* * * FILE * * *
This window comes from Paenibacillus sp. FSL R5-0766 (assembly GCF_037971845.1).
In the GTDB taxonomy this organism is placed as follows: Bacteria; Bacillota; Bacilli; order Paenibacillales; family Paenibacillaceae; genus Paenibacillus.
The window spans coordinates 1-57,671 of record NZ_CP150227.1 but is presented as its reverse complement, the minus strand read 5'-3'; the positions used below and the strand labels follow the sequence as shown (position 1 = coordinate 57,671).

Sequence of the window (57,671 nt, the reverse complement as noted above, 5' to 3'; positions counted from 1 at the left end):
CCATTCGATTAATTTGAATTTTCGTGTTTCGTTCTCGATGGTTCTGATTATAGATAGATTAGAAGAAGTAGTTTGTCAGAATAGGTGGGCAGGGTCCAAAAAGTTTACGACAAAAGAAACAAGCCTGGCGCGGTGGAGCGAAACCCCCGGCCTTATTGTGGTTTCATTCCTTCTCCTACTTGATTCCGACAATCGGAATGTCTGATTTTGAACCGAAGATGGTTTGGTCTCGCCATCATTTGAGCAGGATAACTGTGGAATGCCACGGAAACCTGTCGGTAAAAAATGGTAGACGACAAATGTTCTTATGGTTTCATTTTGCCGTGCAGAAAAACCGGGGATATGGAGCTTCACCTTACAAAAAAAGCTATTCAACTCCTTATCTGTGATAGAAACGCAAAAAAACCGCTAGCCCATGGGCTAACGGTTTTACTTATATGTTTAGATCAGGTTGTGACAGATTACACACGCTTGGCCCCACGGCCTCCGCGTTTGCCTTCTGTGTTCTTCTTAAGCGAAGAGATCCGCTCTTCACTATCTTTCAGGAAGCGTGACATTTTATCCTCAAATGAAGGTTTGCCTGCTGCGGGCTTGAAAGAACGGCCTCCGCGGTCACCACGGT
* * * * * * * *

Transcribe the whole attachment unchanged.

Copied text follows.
This window comes from Paenibacillus sp. FSL R5-0766 (assembly GCF_037971845.1).
In the GTDB taxonomy this organism is placed as follows: Bacteria; Bacillota; Bacilli; order Paenibacillales; family Paenibacillaceae; genus Paenibacillus.
The window spans coordinates 1-57,671 of record NZ_CP150227.1 but is presented as its reverse complement, the minus strand read 5'-3'; the positions used below and the strand labels follow the sequence as shown (position 1 = coordinate 57,671).

Sequence of the window (57,671 nt, the reverse complement as noted above, 5' to 3'; positions counted from 1 at the left end):
CCATTCGATTAATTTGAATTTTCGTGTTTCGTTCTCGATGGTTCTGATTATAGATAGATTAGAAGAAGTAGTTTGTCAGAATAGGTGGGCAGGGTCCAAAAAGTTTACGACAAAAGAAACAAGCCTGGCGCGGTGGAGCGAAACCCCCGGCCTTATTGTGGTTTCATTCCTTCTCCTACTTGATTCCGACAATCGGAATGTCTGATTTTGAACCGAAGATGGTTTGGTCTCGCCATCATTTGAGCAGGATAACTGTGGAATGCCACGGAAACCTGTCGGTAAAAAATGGTAGACGACAAATGTTCTTATGGTTTCATTTTGCCGTGCAGAAAAACCGGGGATATGGAGCTTCACCTTACAAAAAAAGCTATTCAACTCCTTATCTGTGATAGAAACGCAAAAAAACCGCTAGCCCATGGGCTAACGGTTTTACTTATATGTTTAGATCAGGTTGTGACAGATTACACACGCTTGGCCCCACGGCCTCCGCGTTTGCCTTCTGTGTTCTTCTTAAGCGAAGAGATCCGCTCTTCACTATCTTTCAGGAAGCGTGACATTTTATCCTCAAATGAAGGTTTGCCTGCTGCGGGCTTGAAAGAACGGCCTCCGCGGTCACCACGGT